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A review of Eimeria antigen identification for the development of novel anticoccidial vaccines

Venkatas, J., Adeleke, M. A.
Parasitology research 2019 v.118 no.6 pp. 1701-1710
Eimeria, adjuvants, animal welfare, antigenic variation, antigens, chickens, coccidiosis, coccidiostats, control methods, financial economics, humoral immunity, industry, innate immunity, parasites, pathogens, poultry diseases, production costs, recombinant vaccines, risk, toxoids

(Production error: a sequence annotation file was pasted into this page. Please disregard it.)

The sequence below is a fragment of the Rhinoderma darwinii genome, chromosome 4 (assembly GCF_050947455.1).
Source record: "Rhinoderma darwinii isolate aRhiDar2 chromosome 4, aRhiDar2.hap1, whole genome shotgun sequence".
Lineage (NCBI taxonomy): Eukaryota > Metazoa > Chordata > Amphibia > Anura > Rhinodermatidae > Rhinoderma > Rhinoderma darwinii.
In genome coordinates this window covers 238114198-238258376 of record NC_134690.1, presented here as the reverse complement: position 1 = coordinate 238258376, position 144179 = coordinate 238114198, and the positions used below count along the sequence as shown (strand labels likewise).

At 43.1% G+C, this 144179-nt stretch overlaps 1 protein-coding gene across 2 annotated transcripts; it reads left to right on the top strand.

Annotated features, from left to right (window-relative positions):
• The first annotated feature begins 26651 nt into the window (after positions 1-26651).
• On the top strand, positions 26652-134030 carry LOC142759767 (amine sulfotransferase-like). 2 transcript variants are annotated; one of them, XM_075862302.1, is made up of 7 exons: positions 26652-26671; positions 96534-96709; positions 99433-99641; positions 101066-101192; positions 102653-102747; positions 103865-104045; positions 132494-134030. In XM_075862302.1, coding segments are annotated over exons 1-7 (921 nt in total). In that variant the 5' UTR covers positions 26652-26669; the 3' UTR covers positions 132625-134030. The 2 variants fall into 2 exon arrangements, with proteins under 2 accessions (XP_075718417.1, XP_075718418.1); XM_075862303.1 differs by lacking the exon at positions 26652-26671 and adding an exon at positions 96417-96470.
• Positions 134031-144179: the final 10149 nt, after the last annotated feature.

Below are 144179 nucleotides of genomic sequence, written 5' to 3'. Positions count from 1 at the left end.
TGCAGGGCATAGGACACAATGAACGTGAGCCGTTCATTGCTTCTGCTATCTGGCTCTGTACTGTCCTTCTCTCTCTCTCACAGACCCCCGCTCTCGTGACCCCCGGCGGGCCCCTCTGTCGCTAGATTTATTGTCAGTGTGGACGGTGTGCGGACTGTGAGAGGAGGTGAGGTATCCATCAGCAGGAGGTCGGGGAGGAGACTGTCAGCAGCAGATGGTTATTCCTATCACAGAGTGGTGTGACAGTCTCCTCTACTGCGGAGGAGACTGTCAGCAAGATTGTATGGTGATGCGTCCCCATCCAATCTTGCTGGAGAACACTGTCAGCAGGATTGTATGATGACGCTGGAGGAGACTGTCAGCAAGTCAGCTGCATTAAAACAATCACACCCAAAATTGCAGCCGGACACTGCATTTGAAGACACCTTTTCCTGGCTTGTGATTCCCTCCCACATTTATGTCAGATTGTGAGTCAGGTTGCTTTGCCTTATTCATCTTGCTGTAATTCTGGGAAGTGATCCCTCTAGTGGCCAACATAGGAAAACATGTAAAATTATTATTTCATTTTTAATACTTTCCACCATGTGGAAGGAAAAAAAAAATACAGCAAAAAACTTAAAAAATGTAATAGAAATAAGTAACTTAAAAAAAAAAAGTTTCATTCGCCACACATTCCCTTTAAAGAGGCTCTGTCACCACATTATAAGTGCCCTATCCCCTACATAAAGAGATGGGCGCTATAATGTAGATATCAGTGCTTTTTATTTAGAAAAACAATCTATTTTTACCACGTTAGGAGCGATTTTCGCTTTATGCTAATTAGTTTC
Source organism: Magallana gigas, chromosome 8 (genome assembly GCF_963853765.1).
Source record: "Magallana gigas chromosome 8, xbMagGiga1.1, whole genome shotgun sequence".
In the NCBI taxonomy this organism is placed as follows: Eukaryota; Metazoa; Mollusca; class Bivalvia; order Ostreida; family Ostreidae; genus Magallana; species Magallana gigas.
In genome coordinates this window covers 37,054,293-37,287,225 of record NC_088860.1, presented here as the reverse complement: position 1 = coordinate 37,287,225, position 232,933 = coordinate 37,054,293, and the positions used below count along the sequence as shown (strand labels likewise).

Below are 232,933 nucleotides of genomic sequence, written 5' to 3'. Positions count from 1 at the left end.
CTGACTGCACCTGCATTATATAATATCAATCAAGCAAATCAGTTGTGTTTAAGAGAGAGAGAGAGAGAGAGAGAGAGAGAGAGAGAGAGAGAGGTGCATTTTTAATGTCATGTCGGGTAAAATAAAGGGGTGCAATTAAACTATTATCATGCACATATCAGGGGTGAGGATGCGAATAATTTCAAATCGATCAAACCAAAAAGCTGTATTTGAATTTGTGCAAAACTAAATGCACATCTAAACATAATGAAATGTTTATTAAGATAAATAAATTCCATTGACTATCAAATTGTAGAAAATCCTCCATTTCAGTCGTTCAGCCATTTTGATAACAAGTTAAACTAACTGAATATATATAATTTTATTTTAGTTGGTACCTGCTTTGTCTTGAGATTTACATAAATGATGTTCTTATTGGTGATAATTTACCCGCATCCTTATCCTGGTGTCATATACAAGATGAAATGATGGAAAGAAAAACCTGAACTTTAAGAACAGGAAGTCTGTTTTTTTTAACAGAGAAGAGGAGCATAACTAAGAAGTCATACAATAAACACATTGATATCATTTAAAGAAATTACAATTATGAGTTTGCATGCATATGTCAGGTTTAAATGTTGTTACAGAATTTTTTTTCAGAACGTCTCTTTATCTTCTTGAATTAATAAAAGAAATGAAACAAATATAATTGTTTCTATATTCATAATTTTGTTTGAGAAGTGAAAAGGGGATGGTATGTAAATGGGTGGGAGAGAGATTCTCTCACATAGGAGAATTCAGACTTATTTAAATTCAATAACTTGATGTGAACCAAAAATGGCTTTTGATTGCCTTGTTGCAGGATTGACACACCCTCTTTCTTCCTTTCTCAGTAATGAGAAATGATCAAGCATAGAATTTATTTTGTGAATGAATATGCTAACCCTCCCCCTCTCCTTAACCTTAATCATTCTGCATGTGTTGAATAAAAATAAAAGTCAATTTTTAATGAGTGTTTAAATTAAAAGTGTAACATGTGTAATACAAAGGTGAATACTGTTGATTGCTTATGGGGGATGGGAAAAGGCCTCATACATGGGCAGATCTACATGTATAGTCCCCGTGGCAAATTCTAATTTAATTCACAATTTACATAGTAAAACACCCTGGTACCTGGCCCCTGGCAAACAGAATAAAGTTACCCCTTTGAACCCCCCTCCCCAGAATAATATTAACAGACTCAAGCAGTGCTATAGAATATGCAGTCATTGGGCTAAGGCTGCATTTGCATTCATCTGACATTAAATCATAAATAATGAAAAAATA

Coccidiosis is a major poultry disease which compromises animal welfare and costs the global chicken industry a huge economic loss. As a result, research entailing coccidial control measures is crucial. Coccidiosis is caused by Eimeria parasites that are highly immunogenic. Consequently, a low dosage of the Eimeria parasite supplied by a vaccine will enable the host organism to develop an innate immune response towards the pathogen. The production of traditional live anticoccidial vaccines is limited by their low reproductive index and high production costs, among other factors. Recombinant vaccines overcome these limitations by eliciting undesired contaminants and prevent the reversal of toxoids back to their original toxigenic form. Recombinant vaccines are produced using defined Eimeria antigens and harmless adjuvants. Thus, studies regarding the identification of potent novel Eimeria antigens which stimulate both cell-mediated and humoral immune responses in chickens are essential. Although the prevalence and risk posed by Eimeria have been well established, there is a dearth of information on genetic and antigenic diversity within the field. Therefore, this paper discusses the potential and efficiency of recombinant vaccines as an anticoccidial control measure. Novel protective Eimeria antigens and their antigenic diversity for the production of cheap, easily accessible recombinant vaccines are also reviewed.